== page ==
Breastfeeding as Birth Control (LAM)


  • Effectiveness: 98 percent (over six months)
  • Cost: Free
  • Protection against STDs: No

Breast milk is the best food for babies. It provides nutrition, strengthens the immature immune system, and may protect against asthma, diabetes, and other diseases. Breastfeeding is good for mothers, too. It helps the uterus return to normal size after delivery, helps burn off pregnancy fat, and provides a calming hormone rush. In addition, breast milk is free and convenient. If those weren’t reasons enough to breastfeed, here’s another: Breastfeeding can be highly effective birth control. Many women around the world rely on breastfeeding as a natural way to delay the birth of another child, especially because they often have limited access to other forms of birth control.

How does it work?

Breastfeeding is a built-in method of suppressing fertility after a baby is born, giving a woman’s body time to recover from pregnancy and childbirth. If you breastfeed on demand (whenever your baby seems hungry, for as long as your baby wants to nurse) at regular intervals throughout the day and night, this will usually suppress ovulation. The “suckling stimulus” provided by a nursing baby prevents the usual monthly surge in gonadotrophin-releasing hormone (GnRH) needed for the ovarian follicles to develop and release an egg.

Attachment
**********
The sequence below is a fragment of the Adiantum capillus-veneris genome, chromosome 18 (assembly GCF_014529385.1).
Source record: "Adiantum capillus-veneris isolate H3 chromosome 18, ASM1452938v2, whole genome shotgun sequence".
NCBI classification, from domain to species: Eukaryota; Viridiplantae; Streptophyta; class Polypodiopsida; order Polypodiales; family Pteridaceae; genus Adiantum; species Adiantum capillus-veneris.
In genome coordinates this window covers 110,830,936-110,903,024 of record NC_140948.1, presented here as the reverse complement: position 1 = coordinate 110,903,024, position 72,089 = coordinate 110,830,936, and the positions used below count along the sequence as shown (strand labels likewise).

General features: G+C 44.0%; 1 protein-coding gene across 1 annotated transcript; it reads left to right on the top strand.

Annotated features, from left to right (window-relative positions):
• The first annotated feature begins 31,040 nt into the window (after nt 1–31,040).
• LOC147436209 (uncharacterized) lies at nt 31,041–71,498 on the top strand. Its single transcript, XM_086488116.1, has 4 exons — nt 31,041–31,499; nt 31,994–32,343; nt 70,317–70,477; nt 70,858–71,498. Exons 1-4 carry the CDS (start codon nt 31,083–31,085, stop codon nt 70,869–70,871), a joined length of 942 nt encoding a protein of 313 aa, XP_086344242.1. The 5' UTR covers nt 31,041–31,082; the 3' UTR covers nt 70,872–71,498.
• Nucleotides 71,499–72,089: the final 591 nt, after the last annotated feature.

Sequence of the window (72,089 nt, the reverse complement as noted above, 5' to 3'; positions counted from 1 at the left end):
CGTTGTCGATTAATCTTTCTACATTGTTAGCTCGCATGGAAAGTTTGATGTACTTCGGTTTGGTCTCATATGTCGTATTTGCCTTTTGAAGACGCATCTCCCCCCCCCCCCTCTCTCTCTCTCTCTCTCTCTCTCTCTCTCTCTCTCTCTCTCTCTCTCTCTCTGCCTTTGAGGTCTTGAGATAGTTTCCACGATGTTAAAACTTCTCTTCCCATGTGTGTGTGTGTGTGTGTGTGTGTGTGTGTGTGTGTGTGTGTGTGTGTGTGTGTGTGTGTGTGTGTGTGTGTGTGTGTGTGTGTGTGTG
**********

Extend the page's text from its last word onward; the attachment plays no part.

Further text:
Several studies suggest breastfeeding is effective temporary birth control under the following conditions:

  • You are breastfeeding exclusively (without supplementing) and on demand at least every four hours during the day and at least once every six hours at night
  • Your baby is under 6 months old
  • Your periods have not resumed (two consecutive days of spotting or more count as a period)

Using breastfeeding as contraception is called the lactational amenorrhea method (LAM). “Lactational amenorrhea” means that your periods are suppressed because you are lactating (breastfeeding). This method of predicting the return of fertility after childbirth was defined at a conference of experts in Bellagio, Italy, in 1988.

A 2003 review of the scientific literature by the Cochrane Review found that breastfeeding women without periods who weren’t specifically educated about LAM had comparable rates of pregnancy to those who were following LAM. This implies that LAM is close to the way women naturally breastfeed and is not difficult to follow.

How effective is it?

A major study conducted by the World Health Organization in seven countries found that LAM was 98.8 to 99.1 percent effective while breastfeeding for the first six months. The study, published in 1999, followed more than 4,000 women for a year after they gave birth.

Working moms should note: If you’re away from your baby during extended periods during the day, breastfeeding might not be as effective at suppressing ovulation, even if you pump your milk. That may be because the hormone rush you feel while your baby is at your breast is more powerful than when you pump, and it’s that suckling stimulus that prevents the release of hormones involved in ovulation.